From Library Journal
Beginning with the Intermedio, which was performed at a Medici wedding in 1589, and ending with John Adams's 1987 Nixon in China, this book provides a novel view of dozens of operas over the centuries. The author, a noted scholar and authority on the history of opera who chairs the musicology department at the Johns Hopkins Peabody Conservatory, illuminates the history of opera through documents, each presented in historical context. His selection of documents includes letters, diary accounts, critical notices, playbills, and libretto excerpts that highlight fascinating aspects of the works and their performances, as well as the era in which they originated. We learn, for example, what Stendhal thought of Rossini's Barber of Seville, as well as Tchaikovsky's own thoughts on Eugene Onegin and Mozart's first ideas about his Marriage of Figaro. Opera lovers will be delighted at this new and excellent source of information and insight. Recommended for public and academic libraries. Timothy J. McGee, Univ. of Toronto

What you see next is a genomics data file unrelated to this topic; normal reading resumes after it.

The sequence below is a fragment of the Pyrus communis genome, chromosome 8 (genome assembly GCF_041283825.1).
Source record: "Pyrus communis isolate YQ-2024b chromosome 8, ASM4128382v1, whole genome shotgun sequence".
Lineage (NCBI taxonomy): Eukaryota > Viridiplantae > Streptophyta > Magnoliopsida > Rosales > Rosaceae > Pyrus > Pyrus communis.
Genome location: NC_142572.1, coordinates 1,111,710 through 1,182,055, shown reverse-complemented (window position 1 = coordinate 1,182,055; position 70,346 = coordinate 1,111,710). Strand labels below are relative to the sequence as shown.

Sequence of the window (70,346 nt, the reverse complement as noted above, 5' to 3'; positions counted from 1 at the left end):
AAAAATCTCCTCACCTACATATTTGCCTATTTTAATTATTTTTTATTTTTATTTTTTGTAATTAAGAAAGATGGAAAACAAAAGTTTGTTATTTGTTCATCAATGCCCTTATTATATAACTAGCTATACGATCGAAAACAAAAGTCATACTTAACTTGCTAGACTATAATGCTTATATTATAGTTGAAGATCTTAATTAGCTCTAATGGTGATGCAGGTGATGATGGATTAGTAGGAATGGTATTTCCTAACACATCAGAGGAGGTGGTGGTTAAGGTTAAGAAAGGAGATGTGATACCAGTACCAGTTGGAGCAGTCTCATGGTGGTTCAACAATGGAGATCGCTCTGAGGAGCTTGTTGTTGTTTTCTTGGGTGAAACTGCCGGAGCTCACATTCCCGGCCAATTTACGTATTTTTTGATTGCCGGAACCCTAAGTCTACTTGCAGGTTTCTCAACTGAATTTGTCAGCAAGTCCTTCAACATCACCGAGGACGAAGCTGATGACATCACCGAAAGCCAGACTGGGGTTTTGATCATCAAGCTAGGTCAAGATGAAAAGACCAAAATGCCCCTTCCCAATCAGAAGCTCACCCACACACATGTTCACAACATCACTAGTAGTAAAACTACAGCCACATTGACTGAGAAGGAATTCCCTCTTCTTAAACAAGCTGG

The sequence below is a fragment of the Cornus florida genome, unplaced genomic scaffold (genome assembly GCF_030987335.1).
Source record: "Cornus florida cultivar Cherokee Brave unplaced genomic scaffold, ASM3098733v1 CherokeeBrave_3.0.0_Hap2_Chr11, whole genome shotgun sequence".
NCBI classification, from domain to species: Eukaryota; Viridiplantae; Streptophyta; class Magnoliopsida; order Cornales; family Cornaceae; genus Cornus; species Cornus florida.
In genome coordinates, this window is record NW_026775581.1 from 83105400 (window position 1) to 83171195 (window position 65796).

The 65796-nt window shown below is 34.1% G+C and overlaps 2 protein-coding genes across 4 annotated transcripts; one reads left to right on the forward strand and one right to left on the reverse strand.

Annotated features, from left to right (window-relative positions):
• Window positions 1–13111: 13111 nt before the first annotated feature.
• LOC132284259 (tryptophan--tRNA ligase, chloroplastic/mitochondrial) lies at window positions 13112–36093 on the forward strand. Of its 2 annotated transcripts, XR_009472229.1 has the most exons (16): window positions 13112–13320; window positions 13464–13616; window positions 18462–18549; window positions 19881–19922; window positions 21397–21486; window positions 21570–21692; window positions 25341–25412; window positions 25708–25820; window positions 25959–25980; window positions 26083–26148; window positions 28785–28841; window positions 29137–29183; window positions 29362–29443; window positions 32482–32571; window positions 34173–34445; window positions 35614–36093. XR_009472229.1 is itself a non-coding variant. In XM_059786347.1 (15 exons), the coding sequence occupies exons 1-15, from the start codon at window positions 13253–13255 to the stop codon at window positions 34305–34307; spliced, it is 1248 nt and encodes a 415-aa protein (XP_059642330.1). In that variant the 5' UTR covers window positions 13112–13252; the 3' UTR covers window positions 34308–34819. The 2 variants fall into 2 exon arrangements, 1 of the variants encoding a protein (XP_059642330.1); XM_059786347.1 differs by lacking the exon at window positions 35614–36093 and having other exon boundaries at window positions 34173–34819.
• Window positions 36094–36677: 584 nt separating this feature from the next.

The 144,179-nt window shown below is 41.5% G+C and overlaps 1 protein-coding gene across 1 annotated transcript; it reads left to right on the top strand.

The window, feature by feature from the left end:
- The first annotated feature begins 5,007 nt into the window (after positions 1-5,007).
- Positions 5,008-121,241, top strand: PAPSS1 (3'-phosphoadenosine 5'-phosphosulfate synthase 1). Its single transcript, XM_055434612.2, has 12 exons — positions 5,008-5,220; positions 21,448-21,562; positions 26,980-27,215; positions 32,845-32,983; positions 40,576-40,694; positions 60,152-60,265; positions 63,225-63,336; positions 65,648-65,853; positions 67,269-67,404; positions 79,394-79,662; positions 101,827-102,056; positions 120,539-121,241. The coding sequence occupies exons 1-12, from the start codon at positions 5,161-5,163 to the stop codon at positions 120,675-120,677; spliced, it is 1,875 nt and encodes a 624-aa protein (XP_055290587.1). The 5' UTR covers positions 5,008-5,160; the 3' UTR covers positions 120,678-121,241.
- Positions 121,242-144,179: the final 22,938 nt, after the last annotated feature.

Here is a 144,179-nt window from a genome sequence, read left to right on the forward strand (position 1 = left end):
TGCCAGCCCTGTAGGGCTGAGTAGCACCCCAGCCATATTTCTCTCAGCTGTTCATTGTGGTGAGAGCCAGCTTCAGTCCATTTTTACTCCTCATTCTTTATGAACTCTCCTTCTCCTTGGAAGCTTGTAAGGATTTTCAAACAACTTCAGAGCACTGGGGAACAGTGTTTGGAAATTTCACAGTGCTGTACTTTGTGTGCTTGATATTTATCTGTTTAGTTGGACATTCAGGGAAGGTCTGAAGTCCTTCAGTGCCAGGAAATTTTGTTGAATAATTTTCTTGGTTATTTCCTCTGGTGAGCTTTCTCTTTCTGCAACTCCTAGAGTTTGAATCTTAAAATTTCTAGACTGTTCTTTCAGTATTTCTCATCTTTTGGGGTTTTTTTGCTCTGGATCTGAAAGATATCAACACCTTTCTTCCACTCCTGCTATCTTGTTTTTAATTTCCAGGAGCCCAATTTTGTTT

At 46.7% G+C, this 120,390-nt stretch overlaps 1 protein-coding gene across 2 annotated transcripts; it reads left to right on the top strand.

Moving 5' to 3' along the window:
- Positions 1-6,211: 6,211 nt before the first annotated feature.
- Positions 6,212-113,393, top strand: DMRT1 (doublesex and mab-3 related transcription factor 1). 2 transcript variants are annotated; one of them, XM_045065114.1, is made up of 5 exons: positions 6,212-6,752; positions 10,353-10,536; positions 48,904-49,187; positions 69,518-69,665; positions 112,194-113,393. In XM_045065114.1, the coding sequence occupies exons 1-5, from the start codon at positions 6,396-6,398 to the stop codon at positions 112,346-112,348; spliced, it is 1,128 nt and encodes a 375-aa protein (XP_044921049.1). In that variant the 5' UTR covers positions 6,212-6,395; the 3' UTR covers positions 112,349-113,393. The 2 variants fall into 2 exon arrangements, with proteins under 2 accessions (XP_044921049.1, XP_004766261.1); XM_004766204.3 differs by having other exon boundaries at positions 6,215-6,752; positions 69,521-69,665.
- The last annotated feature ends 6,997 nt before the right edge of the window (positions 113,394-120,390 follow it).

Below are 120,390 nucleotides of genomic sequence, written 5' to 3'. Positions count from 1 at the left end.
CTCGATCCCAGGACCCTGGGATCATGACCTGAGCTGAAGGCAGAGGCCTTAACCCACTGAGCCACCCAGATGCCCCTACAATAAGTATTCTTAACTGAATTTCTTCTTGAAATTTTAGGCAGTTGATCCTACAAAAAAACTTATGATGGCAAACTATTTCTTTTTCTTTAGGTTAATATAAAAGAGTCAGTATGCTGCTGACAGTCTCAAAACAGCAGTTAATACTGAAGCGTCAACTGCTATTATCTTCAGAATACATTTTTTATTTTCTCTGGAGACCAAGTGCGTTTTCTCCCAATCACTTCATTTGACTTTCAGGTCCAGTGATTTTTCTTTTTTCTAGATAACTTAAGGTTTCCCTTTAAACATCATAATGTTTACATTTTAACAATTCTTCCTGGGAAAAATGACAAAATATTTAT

Copyright 2002 Cahners Business Information, Inc.
--This text refers to an out of print or unavailable edition of this title.
"Weiss's extraordinary selection of documents includes some wonderful illustrations in addition to substantial excerpts from letters, prefaces, pamphlets, and even libretti. . . . This volume is a priceless addition to the literature, and the pages of my copy are already dog-eared from constant use."--Music and Letters